A visit to Nuuksio National Park was a chance to see an area where the parameters are similar to those of the Loch Lomond & The Trossachs National Park in Scotland. Nuuksio is within easy reach of Finland’s largest city (and capital) Helsinki and is therefore very popular with city dwellers. It has a visitor centre, as does LLTTNP. We first visited one of the trails through the woods (where else!) that took us to a rocky high point where you could see out over the forest. The demography of the public out and about enjoying a sunny Sunday after a dreich week was very similar to that which can be seen around Balmaha (east Loch Lomond) in similar weather conditions. It was made up of those out for active exercise (brisk walking), individuals and families taking more gentle walks, walking the dog and (the only big difference to Scotland) those out (again families and individuals) picking berries and fungi.
Access was by back roads to small car parks which, by the time we returned to our vehicle, were full with people parked along the road side – again very similar to popular areas of both Scottish national parks. At the car park there was interpretation stating the National Park regulations; it was pleasing to see proper interpretation with the use of funny cartoons to get across important points in a non-preaching, finger waving way. This is something that we, in Scotland, used to do quite well but now seem to have forgotten. In LLTTNP there are issues around signs and what they should and should not say, how they should or should not say it and where they should or should not go. All the signs seen throughout the two Finnish National Parks and elsewhere were blunt in the underlying message, but the method of conveyance was humorous and clear. None of the signs appeared to have been vandalised – unlike signs in Loch Lomond & The Trossachs National Park, many of which in the past have been defaced, broken or removed completely – perhaps we can learn from Finland?
Next was a visit to Haltia Visitor Centre on the edge of Nuuksio National Park and just off one of the motorways out of Helsinki. Here too interesting comparisons can be drawn with visitor centre provision in LLTTNP. Haltia was built in 2012 and its design is inspired by a Finnish epic poem about the creation of the world. It combines various displays (both electronic and artistic as well as the more traditional stuffed animals) with a café and a viewing platform. We turned up on the busiest day of the year so far; the car park was full and there were again (same demography stated above) people out walking the trails, eating in the café and taking in the views. The role of the centre seems to be to inspire visitors to go outside and enjoy their countryside. It is not hung up on facts and scientific jargon, but uses art, myth, legend and artefacts to promote wild places and a sense of place. The ethos of the café is “nature on a plate” with food being fresh and seasonal again as if to inspire visitors to go out and explore nature.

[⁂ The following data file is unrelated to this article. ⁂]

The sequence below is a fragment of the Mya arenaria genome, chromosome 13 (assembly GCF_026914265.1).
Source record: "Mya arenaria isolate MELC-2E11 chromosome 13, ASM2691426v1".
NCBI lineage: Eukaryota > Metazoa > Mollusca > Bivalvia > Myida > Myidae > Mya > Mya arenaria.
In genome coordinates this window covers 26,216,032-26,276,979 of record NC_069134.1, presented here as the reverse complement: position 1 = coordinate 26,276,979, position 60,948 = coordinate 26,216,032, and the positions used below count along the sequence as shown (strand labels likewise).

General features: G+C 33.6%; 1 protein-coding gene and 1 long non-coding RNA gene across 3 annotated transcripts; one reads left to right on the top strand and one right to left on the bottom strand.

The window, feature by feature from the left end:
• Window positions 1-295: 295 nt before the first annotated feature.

The centre has over 200,000 visitors per year. The original concept was to act as a gateway to the rest of Finland’s national parks, promoting them to the large urban population on its doorstep and to overseas visitors, many of whom arrive in Finland via Helsinki. It has, however, become a day trip destination for Helsinki residents; this is similar in the way in which the Gateway Centre at Balloch (south Loch Lomond) was supposed to inspire people to visit other areas of Loch Lomond & The Trossachs National Park. The visitors to the Gateway Centre however did not use it for this purpose and it has now been through two different incarnations and is at present about to open as a wedding venue! One difference in how the centres are run is that of selling things; whether it is food or gifts. We appear to have the view that the private sector is best suited at providing these services and that the public sector shouldn’t be in competition with the private sector. I think there is a lot that can be learned from looking at the Haltia model.